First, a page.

Why not have this TPO backed club closer to the more popular leagues of Brazil or Argentina? In Uruguay there is legislation that allows players to save up to 40% via tax costs. Recently the Uruguayan soccer federation increased the tax rate on player trades to 12.5% from 4%, but that is still a large gap when comparing to the 35-40% in Argentina and Brazil.
So what does this all mean for a player and why would they agree to it? As a player, I agree to sign with Maldonado and their low player tax rate along with the promise they ship me off to play in the spotlights of Brazil or Argentina. In this case, Jonathan Calleri agreed to sign with Maldonado knowing he’d never see a day on their pitch. Calleri spent a year at Sau Paulo racking up 16 goals in 31 matches, and was quickly snatched by West Ham United. For the buying club it allows them to purchase players at a lower fee, as well as a lower tax rate, while also limiting their investment should the player fail to reach their potential. Meanwhile, the TPO has a chance to make a significant profit on their investment by putting the player on a bigger stage in Europe.
Players such as Jose Bosingwa, Aly Cissokho, and João Moutinho were all partially owned by TPOs whilst playing for FC Porto. Elsewhere, Brazilian forward Hulk had 50% of his player rights bought from Uruguayan side C.A. Rentistas when he joined the Portuguese club in 2008. Angel di Maria yielded a 64% return on funds, Pepe’s return was 146.62%, and Falcao returned a 164.5% for his investors.
This practice is not unusual to West Ham United who over the years seem to get more and more involved in deals surrounding TPOs. The Hammers signed Javier Mascherano and Carlos Tevez from Corinthians in 2006, despite heavy interest from other clubs in Europe. Much like Jonathan Calleri, nobody was quite sure what the details of the Tevez and Mascherano deal were. Eventually, the intricacies of the deal surfaced and both players were actually owned and registered to two sporting investment firms.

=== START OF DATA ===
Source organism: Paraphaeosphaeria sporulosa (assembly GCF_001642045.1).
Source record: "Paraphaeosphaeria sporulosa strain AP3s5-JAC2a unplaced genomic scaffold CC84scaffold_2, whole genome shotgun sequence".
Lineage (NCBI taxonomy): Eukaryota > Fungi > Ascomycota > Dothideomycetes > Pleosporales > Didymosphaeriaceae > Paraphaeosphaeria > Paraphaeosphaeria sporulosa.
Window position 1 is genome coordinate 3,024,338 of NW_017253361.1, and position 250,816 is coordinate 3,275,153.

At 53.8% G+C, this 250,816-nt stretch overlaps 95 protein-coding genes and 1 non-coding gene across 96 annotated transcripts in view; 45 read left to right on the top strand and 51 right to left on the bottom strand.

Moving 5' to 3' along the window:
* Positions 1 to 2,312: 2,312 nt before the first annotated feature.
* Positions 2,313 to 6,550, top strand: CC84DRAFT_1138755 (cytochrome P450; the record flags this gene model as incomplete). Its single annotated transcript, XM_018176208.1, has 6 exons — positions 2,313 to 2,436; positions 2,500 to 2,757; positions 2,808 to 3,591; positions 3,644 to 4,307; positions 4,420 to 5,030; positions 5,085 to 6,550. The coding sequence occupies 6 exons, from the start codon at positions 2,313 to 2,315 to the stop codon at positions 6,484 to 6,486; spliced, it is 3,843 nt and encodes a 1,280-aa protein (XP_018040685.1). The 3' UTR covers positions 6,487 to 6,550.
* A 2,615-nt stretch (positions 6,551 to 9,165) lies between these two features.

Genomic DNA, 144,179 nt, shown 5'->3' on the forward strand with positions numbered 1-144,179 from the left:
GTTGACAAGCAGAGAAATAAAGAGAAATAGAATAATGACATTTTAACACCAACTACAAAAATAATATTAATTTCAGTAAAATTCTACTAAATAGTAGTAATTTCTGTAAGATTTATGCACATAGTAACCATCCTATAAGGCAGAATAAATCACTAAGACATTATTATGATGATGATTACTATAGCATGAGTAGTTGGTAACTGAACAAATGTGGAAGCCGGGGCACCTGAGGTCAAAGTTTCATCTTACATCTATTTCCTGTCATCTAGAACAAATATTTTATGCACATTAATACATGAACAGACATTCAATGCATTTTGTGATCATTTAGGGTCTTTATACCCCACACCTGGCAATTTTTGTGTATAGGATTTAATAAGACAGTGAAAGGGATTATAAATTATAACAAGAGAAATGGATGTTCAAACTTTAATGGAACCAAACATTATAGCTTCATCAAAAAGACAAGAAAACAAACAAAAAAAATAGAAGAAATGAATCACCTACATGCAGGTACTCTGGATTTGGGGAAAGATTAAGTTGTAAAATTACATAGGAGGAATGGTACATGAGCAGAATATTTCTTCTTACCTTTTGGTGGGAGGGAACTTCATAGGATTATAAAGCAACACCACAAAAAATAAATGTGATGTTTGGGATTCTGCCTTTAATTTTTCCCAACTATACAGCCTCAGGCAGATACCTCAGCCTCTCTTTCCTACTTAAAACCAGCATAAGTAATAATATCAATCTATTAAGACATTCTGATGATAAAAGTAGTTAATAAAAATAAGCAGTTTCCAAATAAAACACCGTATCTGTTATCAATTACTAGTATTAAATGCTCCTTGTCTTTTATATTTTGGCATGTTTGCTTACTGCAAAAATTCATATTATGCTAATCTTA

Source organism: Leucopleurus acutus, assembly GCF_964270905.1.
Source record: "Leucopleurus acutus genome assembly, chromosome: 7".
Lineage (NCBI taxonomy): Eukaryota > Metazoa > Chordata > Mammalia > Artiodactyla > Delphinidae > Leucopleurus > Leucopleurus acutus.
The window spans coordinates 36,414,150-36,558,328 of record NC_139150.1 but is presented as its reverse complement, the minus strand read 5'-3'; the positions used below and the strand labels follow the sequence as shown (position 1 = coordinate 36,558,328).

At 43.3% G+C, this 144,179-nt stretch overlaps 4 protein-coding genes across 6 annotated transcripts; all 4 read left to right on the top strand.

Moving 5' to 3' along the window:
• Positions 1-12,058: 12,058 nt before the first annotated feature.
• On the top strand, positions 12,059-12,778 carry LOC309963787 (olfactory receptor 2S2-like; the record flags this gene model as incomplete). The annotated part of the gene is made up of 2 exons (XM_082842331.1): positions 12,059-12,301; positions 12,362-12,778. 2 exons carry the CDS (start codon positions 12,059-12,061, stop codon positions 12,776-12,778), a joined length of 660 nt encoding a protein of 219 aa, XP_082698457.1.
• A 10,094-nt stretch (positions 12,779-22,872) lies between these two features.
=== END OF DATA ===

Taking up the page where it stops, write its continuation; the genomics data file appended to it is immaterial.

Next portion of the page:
While everyone remember’s Carlos Tevez’s winner at Manchester United, few recall that it was that goal that eventually put an end to TPOs in the Premier League. After complaints from Sheffield United who were relegated because of that goal, legal action was taken against West Ham United for failing to disclose the details of the loan to the Premier League, as well as the third party arrangements.
Jonathan Calleri’s loan details strike eerie similarities to that of Tevez and Mascherano. For one, nobody seems quite sure what the nature of the loan deal between Deportivo Maldonado, Sao Paulo, and West Ham United is. Some report the deal is a straight loan between Maldonado and West Ham, while Sao Paulo’s board were surprised by that claim. However, the Guardian is reporting West Ham reserve the option to buy Calleri for around £16m. The second, and far more important, similarity is none of these players seem to want to be at West Ham.